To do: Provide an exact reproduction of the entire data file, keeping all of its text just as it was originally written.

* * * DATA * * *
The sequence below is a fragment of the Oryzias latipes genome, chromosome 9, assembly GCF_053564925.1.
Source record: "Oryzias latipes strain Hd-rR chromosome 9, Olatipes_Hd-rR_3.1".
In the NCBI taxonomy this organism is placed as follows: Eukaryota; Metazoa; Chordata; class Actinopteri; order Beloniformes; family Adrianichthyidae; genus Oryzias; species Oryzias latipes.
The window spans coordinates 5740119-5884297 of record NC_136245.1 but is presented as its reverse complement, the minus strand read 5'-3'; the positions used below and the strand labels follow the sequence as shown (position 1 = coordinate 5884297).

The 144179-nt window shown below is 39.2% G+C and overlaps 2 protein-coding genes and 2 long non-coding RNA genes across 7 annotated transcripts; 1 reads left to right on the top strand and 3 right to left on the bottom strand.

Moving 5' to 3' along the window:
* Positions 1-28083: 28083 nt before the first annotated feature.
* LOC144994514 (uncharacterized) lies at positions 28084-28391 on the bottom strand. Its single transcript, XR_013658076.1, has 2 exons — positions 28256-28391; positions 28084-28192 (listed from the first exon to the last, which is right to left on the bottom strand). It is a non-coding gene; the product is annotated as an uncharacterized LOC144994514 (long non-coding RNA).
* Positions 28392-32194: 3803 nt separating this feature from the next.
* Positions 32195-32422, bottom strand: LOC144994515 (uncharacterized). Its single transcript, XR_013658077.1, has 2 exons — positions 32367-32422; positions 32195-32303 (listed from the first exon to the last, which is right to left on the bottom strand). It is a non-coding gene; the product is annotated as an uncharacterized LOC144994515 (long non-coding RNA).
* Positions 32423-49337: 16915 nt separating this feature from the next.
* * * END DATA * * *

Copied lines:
The sequence below is a fragment of the Oryzias latipes genome, chromosome 9, assembly GCF_053564925.1.
Source record: "Oryzias latipes strain Hd-rR chromosome 9, Olatipes_Hd-rR_3.1".
In the NCBI taxonomy this organism is placed as follows: Eukaryota; Metazoa; Chordata; class Actinopteri; order Beloniformes; family Adrianichthyidae; genus Oryzias; species Oryzias latipes.
The window spans coordinates 5740119-5884297 of record NC_136245.1 but is presented as its reverse complement, the minus strand read 5'-3'; the positions used below and the strand labels follow the sequence as shown (position 1 = coordinate 5884297).

The 144179-nt window shown below is 39.2% G+C and overlaps 2 protein-coding genes and 2 long non-coding RNA genes across 7 annotated transcripts; 1 reads left to right on the top strand and 3 right to left on the bottom strand.

Moving 5' to 3' along the window:
* Positions 1-28083: 28083 nt before the first annotated feature.
* LOC144994514 (uncharacterized) lies at positions 28084-28391 on the bottom strand. Its single transcript, XR_013658076.1, has 2 exons — positions 28256-28391; positions 28084-28192 (listed from the first exon to the last, which is right to left on the bottom strand). It is a non-coding gene; the product is annotated as an uncharacterized LOC144994514 (long non-coding RNA).
* Positions 28392-32194: 3803 nt separating this feature from the next.
* Positions 32195-32422, bottom strand: LOC144994515 (uncharacterized). Its single transcript, XR_013658077.1, has 2 exons — positions 32367-32422; positions 32195-32303 (listed from the first exon to the last, which is right to left on the bottom strand). It is a non-coding gene; the product is annotated as an uncharacterized LOC144994515 (long non-coding RNA).
* Positions 32423-49337: 16915 nt separating this feature from the next.